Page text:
National coronavirus updates

There have been more than 1.3 million coronavirus cases in the United States, according to the Johns Hopkins University tally.
The U.S. death toll has surpassed 79,000 people, according to Hopkins.
President Donald Trump tweeted that the U.S. will purchase $3 billion worth of food from farms to provide to food banks.
South Korea’s capital closed down more than 2,100 bars and other nightspots Saturday because of a new cluster of coronavirus infections, Germany scrambled to contain fresh outbreaks at slaughterhouses, and Italian authorities worried that people were getting too friendly at cocktail hour during the country’s first weekend of eased restrictions.
The U.S. economy lost 20.5 million jobs in April, the Bureau of Labor Statistics said Friday — by far the most sudden and largest decline since the government began tracking the data in 1939.

Vice President Mike Pence is not planning to enter self-quarantine after his press secretary tested positive for coronavirus Friday, and he plans to be at the White House on Monday, a Pence spokesman said on Sunday.
Devin O’Malley, the vice president’s spokesman, said Pence “will continue to follow the advice of the White House Medical Unit and is not in quarantine.”
“Additionally, Vice President Pence has tested negative every single day and plans to be at the White House tomorrow,” O’Malley said in a statement.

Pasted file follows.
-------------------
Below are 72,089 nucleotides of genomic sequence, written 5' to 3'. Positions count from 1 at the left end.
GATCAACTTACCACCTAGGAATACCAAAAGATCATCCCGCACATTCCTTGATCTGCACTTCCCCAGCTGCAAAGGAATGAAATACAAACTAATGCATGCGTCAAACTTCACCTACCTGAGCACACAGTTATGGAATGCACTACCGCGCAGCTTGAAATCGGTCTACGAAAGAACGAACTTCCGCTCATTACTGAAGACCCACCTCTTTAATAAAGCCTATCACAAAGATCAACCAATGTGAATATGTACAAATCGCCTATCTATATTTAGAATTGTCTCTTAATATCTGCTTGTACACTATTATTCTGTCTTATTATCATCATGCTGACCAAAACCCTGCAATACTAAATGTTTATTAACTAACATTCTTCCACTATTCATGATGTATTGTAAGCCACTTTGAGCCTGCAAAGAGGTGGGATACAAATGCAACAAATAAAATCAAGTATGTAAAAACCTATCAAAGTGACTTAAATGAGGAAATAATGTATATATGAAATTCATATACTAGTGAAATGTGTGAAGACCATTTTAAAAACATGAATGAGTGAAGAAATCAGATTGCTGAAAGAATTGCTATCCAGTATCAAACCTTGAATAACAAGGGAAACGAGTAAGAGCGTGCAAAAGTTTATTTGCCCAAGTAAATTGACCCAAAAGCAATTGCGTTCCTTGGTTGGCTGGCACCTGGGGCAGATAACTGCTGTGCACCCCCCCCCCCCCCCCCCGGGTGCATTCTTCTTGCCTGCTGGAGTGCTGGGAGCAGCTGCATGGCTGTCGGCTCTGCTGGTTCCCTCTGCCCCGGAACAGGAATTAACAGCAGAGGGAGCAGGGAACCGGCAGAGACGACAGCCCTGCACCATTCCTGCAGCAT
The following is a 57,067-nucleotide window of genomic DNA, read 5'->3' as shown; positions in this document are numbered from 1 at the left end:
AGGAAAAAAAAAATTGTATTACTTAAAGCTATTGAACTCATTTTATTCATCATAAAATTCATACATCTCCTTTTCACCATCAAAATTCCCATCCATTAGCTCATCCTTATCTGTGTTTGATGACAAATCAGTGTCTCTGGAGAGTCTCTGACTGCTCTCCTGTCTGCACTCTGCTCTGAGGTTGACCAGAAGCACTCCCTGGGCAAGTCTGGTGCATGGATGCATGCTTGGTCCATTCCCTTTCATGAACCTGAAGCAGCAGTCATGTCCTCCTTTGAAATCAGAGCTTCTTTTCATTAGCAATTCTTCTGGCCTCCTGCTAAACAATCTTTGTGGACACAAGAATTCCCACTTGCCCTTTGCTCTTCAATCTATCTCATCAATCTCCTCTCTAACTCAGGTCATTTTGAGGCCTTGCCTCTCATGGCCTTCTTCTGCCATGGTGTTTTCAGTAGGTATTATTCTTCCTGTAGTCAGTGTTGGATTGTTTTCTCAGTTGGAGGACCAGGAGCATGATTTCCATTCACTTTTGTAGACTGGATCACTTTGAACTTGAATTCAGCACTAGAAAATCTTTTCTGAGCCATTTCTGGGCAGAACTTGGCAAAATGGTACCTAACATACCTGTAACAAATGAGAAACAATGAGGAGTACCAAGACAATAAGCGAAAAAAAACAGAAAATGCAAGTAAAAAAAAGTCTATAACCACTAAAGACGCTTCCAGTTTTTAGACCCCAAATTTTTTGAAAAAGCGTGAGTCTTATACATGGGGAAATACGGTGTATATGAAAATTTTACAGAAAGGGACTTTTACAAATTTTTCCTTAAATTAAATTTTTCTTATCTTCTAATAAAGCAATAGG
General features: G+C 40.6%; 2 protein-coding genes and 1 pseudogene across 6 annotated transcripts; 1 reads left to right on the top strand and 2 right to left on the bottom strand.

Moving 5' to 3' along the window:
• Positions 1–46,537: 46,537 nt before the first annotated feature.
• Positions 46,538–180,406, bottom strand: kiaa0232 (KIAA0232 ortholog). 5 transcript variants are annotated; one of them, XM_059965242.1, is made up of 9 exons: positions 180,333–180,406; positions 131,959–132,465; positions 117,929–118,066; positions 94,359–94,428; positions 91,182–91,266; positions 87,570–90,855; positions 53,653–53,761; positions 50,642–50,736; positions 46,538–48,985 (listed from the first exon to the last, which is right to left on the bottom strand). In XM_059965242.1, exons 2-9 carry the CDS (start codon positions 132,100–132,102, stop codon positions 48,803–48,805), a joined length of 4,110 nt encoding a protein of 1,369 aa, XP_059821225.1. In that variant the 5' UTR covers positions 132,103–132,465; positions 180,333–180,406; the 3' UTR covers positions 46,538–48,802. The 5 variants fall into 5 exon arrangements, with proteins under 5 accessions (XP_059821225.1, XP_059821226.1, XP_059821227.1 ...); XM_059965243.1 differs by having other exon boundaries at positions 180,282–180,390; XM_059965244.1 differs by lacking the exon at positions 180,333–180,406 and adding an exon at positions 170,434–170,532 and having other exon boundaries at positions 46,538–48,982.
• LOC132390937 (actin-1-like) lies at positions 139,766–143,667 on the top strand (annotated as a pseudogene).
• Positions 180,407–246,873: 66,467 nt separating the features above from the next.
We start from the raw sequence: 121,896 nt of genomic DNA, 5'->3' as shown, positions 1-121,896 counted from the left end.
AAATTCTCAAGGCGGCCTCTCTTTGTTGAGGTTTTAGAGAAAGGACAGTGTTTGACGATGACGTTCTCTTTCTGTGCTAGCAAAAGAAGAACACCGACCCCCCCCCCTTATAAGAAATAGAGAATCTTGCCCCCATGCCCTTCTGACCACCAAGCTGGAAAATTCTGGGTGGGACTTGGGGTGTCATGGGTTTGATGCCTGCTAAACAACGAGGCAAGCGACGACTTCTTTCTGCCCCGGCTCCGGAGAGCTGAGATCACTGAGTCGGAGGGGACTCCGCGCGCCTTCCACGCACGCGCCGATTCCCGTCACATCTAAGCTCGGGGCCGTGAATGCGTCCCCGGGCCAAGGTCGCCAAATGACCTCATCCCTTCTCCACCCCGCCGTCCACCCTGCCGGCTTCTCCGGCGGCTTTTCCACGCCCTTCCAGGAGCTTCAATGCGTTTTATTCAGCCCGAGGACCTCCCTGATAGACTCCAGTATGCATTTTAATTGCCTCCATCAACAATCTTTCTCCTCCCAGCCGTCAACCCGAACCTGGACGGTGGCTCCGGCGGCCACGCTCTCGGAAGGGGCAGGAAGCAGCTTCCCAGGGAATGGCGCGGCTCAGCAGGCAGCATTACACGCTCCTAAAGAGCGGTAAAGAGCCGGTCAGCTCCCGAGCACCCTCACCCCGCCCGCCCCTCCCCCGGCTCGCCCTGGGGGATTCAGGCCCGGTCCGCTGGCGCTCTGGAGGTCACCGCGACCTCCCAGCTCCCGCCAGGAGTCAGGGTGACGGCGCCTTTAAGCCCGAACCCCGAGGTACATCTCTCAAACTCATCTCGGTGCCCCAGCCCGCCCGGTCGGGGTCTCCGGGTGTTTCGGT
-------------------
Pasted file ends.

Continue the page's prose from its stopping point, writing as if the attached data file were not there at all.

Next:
Separately, an official said Pence’s schedule will probably be on the lighter side for the next few days but he’s not doing a full self-isolation.
This official also said there is extreme sensitivity inside the White House now at the current state of affairs — officials recognize the contradiction in telling states to reopen while the White House enhances protocols to prevent spread of the virus.
Health care workers seek legal services to draw up wills during outbreak
Some lawyers are offering free legal services to help health care workers draw up wills during the COVID-19 pandemic.
Attorney Natalie Elisha Gold, CEO of Gold Legal Group, said she was inspired to offer free services by her own sister, a nurse in Manhattan.
“I felt that it was my obligation, when you had the certain skills and opportunities to help others during a pandemic, you have to do what you can,” Gold said.
Her firm, which operates in New York, New Jersey and California, has received an “extraordinarily high volume” of roughly 200 inquiries so far, with about 40 health care workers embarking on the will process, Gold explained.
Gold said she created an online system that would allow people to submit their information immediately. They’ve also heard from health care workers and first responders in Alabama, Texas, Ohio and Pennsylvania, she added.